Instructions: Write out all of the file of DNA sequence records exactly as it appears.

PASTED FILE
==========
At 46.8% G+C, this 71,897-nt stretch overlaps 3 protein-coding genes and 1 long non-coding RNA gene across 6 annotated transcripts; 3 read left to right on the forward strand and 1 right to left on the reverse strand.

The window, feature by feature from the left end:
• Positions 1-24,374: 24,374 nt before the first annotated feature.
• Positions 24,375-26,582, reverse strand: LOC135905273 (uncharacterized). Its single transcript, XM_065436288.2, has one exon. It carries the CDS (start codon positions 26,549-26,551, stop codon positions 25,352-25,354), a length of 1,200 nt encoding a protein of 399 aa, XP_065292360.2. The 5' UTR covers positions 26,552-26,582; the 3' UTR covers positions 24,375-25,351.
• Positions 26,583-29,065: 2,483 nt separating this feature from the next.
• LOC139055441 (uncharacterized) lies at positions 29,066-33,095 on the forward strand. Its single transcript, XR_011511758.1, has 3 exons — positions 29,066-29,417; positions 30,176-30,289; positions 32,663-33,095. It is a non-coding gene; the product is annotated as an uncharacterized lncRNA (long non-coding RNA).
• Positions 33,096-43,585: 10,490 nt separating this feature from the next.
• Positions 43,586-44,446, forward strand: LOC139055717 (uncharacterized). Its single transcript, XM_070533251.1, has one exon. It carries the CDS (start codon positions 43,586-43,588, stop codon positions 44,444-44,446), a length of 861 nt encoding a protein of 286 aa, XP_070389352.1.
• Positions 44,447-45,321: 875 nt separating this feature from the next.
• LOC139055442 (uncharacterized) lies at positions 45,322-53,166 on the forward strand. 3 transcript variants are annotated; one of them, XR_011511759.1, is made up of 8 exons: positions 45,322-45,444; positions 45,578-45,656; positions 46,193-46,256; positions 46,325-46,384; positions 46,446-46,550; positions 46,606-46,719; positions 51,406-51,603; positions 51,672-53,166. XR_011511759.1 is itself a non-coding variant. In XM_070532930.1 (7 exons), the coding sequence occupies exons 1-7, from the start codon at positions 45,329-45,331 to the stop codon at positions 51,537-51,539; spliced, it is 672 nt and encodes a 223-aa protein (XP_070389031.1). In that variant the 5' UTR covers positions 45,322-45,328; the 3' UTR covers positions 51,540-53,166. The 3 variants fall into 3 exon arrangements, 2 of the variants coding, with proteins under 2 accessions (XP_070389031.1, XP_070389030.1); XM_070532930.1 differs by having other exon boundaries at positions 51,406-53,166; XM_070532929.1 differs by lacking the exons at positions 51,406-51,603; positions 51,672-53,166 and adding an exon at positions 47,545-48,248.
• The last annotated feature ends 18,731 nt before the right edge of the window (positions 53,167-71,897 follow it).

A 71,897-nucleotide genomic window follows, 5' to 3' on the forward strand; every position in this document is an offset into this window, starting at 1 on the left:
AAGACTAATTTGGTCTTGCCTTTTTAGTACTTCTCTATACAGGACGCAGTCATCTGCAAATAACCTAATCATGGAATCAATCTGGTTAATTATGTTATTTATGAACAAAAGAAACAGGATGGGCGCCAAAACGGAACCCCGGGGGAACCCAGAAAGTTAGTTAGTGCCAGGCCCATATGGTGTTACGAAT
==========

At 46.8% G+C, this 71,897-nt stretch overlaps 3 protein-coding genes and 1 long non-coding RNA gene across 6 annotated transcripts; 3 read left to right on the forward strand and 1 right to left on the reverse strand.

The window, feature by feature from the left end:
• Positions 1-24,374: 24,374 nt before the first annotated feature.
• Positions 24,375-26,582, reverse strand: LOC135905273 (uncharacterized). Its single transcript, XM_065436288.2, has one exon. It carries the CDS (start codon positions 26,549-26,551, stop codon positions 25,352-25,354), a length of 1,200 nt encoding a protein of 399 aa, XP_065292360.2. The 5' UTR covers positions 26,552-26,582; the 3' UTR covers positions 24,375-25,351.
• Positions 26,583-29,065: 2,483 nt separating this feature from the next.
• LOC139055441 (uncharacterized) lies at positions 29,066-33,095 on the forward strand. Its single transcript, XR_011511758.1, has 3 exons — positions 29,066-29,417; positions 30,176-30,289; positions 32,663-33,095. It is a non-coding gene; the product is annotated as an uncharacterized lncRNA (long non-coding RNA).
• Positions 33,096-43,585: 10,490 nt separating this feature from the next.
• Positions 43,586-44,446, forward strand: LOC139055717 (uncharacterized). Its single transcript, XM_070533251.1, has one exon. It carries the CDS (start codon positions 43,586-43,588, stop codon positions 44,444-44,446), a length of 861 nt encoding a protein of 286 aa, XP_070389352.1.
• Positions 44,447-45,321: 875 nt separating this feature from the next.
• LOC139055442 (uncharacterized) lies at positions 45,322-53,166 on the forward strand. 3 transcript variants are annotated; one of them, XR_011511759.1, is made up of 8 exons: positions 45,322-45,444; positions 45,578-45,656; positions 46,193-46,256; positions 46,325-46,384; positions 46,446-46,550; positions 46,606-46,719; positions 51,406-51,603; positions 51,672-53,166. XR_011511759.1 is itself a non-coding variant. In XM_070532930.1 (7 exons), the coding sequence occupies exons 1-7, from the start codon at positions 45,329-45,331 to the stop codon at positions 51,537-51,539; spliced, it is 672 nt and encodes a 223-aa protein (XP_070389031.1). In that variant the 5' UTR covers positions 45,322-45,328; the 3' UTR covers positions 51,540-53,166. The 3 variants fall into 3 exon arrangements, 2 of the variants coding, with proteins under 2 accessions (XP_070389031.1, XP_070389030.1); XM_070532930.1 differs by having other exon boundaries at positions 51,406-53,166; XM_070532929.1 differs by lacking the exons at positions 51,406-51,603; positions 51,672-53,166 and adding an exon at positions 47,545-48,248.
• The last annotated feature ends 18,731 nt before the right edge of the window (positions 53,167-71,897 follow it).

A 71,897-nucleotide genomic window follows, 5' to 3' on the forward strand; every position in this document is an offset into this window, starting at 1 on the left:
AAGACTAATTTGGTCTTGCCTTTTTAGTACTTCTCTATACAGGACGCAGTCATCTGCAAATAACCTAATCATGGAATCAATCTGGTTAATTATGTTATTTATGAACAAAAGAAACAGGATGGGCGCCAAAACGGAACCCCGGGGGAACCCAGAAAGTTAGTTAGTGCCAGGCCCATATGGTGTTACGAAT